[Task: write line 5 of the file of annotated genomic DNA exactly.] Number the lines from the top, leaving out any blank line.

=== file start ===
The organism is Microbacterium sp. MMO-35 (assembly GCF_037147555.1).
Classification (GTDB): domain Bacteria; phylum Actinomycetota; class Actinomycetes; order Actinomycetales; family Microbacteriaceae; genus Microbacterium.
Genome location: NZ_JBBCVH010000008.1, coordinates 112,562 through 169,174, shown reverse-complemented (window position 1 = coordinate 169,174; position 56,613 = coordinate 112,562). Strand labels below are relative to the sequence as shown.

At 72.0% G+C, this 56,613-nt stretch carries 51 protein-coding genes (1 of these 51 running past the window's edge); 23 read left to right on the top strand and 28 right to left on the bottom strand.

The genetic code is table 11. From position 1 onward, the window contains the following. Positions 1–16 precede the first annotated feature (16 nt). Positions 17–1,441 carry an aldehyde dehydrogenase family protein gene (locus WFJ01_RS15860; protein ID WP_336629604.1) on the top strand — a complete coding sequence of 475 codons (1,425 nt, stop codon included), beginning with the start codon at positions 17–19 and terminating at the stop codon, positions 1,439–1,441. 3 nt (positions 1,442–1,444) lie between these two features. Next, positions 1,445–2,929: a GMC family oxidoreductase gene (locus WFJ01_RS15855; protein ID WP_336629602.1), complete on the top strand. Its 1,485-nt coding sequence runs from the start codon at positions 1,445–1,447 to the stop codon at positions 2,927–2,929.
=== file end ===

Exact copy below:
The genetic code is table 11. From position 1 onward, the window contains the following. Positions 1–16 precede the first annotated feature (16 nt). Positions 17–1,441 carry an aldehyde dehydrogenase family protein gene (locus WFJ01_RS15860; protein ID WP_336629604.1) on the top strand — a complete coding sequence of 475 codons (1,425 nt, stop codon included), beginning with the start codon at positions 17–19 and terminating at the stop codon, positions 1,439–1,441. 3 nt (positions 1,442–1,444) lie between these two features. Next, positions 1,445–2,929: a GMC family oxidoreductase gene (locus WFJ01_RS15855; protein ID WP_336629602.1), complete on the top strand. Its 1,485-nt coding sequence runs from the start codon at positions 1,445–1,447 to the stop codon at positions 2,927–2,929.